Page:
One of the downsides to shooting with smaller sensors shows up in Bokeh, or the quality and ability to render out of focus areas pleasingly. My favorite wide aperture lens of all time is the Canon 85mm f1.2 Version II for full format and the Panasonic/Leica Nocticron 42.5mm f1.2 for m43. Using the Nocticron on a micro 43 sensor gives a field of view equivalent of 85mm. So by shooting in the same spot, with about the same angle and framing, you can get an idea of the difference between a large format sensor, in this case, the Sony A7R3, and the Olympus OM-D E-m1 Mark2(god I hate Olympus naming conventions).

I deliberately choose a very dull subject matter to illustrate the dramatic difference. The Canon 85mmf1.2 can take something quite drab and generate interest, simply due to the narrow depth of field and quality of the out of focus areas. The Olympus, despite the illusion of equivalence in FOV, is just no match.

So even though the FOV is equivalent, the lenses are not as one is an 85mm lens, and the other behaves as a 42.5mm lens would on a full frame camera. Here the smaller sensor has cropped the image by a factor of two, so we get the depth of field of a lens with half the focal length.

Therefore, if you want to get the narrow depth of field that full frame offers, but on an m43 system, you will need to pick a comparable focal length AND aperture. Of course, you will also need to back up to twice the distance of full frame to keep the FOV the same.

The comparable lenses don’t exist, but the Olympus 75mmf1.8 will get you close, and it’s a beauty.

_DSC2324OLYMPUS DIGITAL CAMERAImage details – f1.2, Canon 85mm on top.


Olympus E-M1 MarkII

I’m going to do an extensive review of this camera. The micro four-thirds sensor format is a unique beast, and there is a fair bit of “bigger sensor” snobbery out there, so the m43 cameras tend to get ignored by the more prominent websites.

The considerable advantage of shooting m43 is the smaller lens and camera sizes, at least compared to Canon and Nikon which still cling to traditional brick sized DSLR sizes. Sony cameras have thrown a bit of a monkey wrench in the size advantage of m43 because they are full frame sensor but extraordinary small, rivalling m43 cameras.However, physics is physics and their lenses have to be big in order to cast a large enough image circle to the bigger sensors. M43 has no such disadvantage and you get in return, lenses that are much smaller. In addition, the smaller sensor provides an effective focal length “multiplier” effect so a 300mmf4 m43 lens gives the FOV of a 600mmf4 monster lens from Canon or Nikon without the 10-pound weight penalty.

Strangely, marketing for m43 largely ignores these advantages. I’ll be exploring this in great detail in future articles.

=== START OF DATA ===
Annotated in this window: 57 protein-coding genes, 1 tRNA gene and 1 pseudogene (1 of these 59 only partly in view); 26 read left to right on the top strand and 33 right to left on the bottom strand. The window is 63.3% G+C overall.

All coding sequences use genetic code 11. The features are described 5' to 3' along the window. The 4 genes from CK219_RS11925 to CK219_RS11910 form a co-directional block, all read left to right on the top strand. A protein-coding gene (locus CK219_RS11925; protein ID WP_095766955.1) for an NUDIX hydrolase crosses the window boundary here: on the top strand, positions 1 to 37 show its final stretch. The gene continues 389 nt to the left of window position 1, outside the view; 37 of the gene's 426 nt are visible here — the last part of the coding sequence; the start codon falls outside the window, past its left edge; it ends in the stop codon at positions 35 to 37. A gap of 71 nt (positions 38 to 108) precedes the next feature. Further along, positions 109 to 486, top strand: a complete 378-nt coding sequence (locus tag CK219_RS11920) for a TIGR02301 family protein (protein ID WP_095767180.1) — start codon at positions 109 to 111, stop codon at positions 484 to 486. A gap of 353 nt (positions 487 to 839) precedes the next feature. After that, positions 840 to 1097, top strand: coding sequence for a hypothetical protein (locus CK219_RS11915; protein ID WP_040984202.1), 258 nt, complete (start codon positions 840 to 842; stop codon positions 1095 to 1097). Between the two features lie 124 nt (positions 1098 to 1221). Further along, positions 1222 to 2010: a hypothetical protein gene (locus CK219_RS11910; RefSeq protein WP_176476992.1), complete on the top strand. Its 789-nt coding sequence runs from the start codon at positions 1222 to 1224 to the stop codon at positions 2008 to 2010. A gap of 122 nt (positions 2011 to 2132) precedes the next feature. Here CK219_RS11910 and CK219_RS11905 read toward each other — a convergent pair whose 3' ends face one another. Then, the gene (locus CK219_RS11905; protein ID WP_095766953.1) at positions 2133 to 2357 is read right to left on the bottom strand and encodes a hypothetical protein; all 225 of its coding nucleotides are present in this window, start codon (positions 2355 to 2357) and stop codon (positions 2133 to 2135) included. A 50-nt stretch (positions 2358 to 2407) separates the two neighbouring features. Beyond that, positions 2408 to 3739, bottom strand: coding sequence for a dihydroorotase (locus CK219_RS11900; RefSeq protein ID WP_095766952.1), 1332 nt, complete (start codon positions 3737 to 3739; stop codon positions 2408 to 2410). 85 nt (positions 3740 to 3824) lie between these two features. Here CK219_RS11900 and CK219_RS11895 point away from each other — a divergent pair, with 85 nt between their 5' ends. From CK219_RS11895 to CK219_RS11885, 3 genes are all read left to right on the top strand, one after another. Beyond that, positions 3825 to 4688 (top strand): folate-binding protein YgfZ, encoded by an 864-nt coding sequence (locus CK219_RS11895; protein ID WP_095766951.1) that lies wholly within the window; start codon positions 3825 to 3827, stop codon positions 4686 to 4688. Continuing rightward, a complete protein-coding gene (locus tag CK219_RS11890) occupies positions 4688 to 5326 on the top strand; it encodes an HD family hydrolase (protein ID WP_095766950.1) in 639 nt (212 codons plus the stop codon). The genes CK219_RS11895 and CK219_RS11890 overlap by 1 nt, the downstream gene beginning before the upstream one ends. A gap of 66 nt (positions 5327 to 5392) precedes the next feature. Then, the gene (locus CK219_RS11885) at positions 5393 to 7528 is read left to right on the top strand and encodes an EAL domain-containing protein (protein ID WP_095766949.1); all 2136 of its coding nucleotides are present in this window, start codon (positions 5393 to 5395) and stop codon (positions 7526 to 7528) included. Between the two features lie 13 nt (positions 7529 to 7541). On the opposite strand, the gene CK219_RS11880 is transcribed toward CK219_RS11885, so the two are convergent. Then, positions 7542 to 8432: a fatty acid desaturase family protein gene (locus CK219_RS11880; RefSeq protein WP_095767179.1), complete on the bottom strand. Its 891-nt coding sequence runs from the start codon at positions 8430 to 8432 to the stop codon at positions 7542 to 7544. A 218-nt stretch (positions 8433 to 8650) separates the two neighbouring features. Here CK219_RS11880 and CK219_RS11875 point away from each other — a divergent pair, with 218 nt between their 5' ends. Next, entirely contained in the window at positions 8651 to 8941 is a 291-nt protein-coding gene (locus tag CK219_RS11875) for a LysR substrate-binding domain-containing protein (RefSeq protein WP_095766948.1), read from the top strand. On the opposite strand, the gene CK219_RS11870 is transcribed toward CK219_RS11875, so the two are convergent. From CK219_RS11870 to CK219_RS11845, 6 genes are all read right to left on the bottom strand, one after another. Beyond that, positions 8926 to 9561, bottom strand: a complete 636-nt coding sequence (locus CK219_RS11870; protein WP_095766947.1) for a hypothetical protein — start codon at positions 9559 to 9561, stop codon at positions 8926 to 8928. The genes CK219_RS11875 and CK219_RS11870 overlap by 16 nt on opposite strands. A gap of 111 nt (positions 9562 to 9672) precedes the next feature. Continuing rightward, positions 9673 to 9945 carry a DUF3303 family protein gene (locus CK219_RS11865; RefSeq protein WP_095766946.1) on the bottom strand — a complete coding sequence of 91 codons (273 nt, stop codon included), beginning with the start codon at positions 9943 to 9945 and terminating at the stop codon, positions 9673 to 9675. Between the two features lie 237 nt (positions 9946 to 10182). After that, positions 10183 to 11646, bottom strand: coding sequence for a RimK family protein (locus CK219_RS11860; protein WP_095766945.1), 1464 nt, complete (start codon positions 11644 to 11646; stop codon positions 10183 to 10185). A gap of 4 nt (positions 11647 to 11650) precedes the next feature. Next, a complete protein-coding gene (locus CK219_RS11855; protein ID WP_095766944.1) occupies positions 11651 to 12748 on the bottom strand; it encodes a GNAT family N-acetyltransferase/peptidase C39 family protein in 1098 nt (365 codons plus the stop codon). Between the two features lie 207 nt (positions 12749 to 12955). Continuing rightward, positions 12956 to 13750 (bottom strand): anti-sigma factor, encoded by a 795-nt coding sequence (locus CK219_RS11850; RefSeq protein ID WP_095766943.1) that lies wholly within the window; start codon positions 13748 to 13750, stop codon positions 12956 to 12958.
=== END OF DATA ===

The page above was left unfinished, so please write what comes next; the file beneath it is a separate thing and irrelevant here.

I live and breathe science fiction stories. I will be posting original short flash fiction type stories and periodically excerpts from three novels I’m currently working on. They will be mostly unedited, at least by a professional, and will be a bit rough around the edges since it is impossible to see apparent goof-ups in your own work. Those pesky little typos, word omissions, author intrusions and such, sneak in and without another set of eyes or beta readers, I’ll likely miss things.

But feel free to pipe in and point them out. I’ll fix them!

And, if anyone has a story they want to share, send it along to me, and I’d be happy to post it. Copyright will be yours and if Ridley Scott or Christopher Nolan purchase the movie rights, be sure to mention that you got your big break on!! Ha Ha…


A few days ago, I picked up the brand new Sony A7RIII mirrorless camera. I’m not going down the usual goat path of well-worn attribute lists that most review sites cover, instead, I hope to look at features that are home runs, fails and make comparisons with other gear in such a way that other places never do. To give you an idea of what I mean, consider this upcoming comparison.

I’ve wondered how a small sensor using pixel shift would compare to a native high-resolution sensor. The cameras I will analyze will be the Olympus E-M1 MarkII in high-resolution pixel shift mode to the Sony A7RIII at its native resolution. The question I hope to answer is, how well does the pixel shift of the smaller sensor of the Olympus compare to a state of the art full frame camera? Is it a blowout, or is the Olympus the “little camera that could” challenge the big boys?

Some would argue that it’s not a fair test, that the Sony full frame will have a two stop light gathering advantage and so on. Of course, I will not be using the same lenses for the comparison, and the Olympus pixel shift depends on no movement of the subject matter while it completes the pixel shift. So it will be a bit of apple to oranges comparison, but then again, there’s no other option, and if I was making prints or sending the images to an editor for consideration, they could care less about all that. How the picture looks on the screen is what’s important, and that’s the way it should be.

So in the end, I’m going to pick top quality glass for both systems and shoot those lenses at their best aperture values. Identical field of views and histograms optimized. I will take a bit different tack when I process the files. I will apply sharpening, and I will tune each image with a few quick adjustments, and then we’ll see how it looks!

Of course, there is that little aggravation about posting to the site, web compression and so on to deal with. I’ll try to post a small relevant jpg saved at maximum quality so the comparisons will be informative, but I’m not sure yet if WordPress will apply some other funky compression and wreck the detail. Hopefully, in the next few days, I’ll load some comparisons and see how it goes.


First Blog Post

Ok, so you may have noticed my site meanders a bit. Hopefully, by the time a lot of people find the site, this comment will seem out of place as I will have fixed everything by then. But in the meantime, you the early visitor, bear with me!

I hope to have new content a few times a week. I will be commenting on the state of the industry, camera brands, image editing, techniques and hopefully, cover topics that are largely ignored by other sites.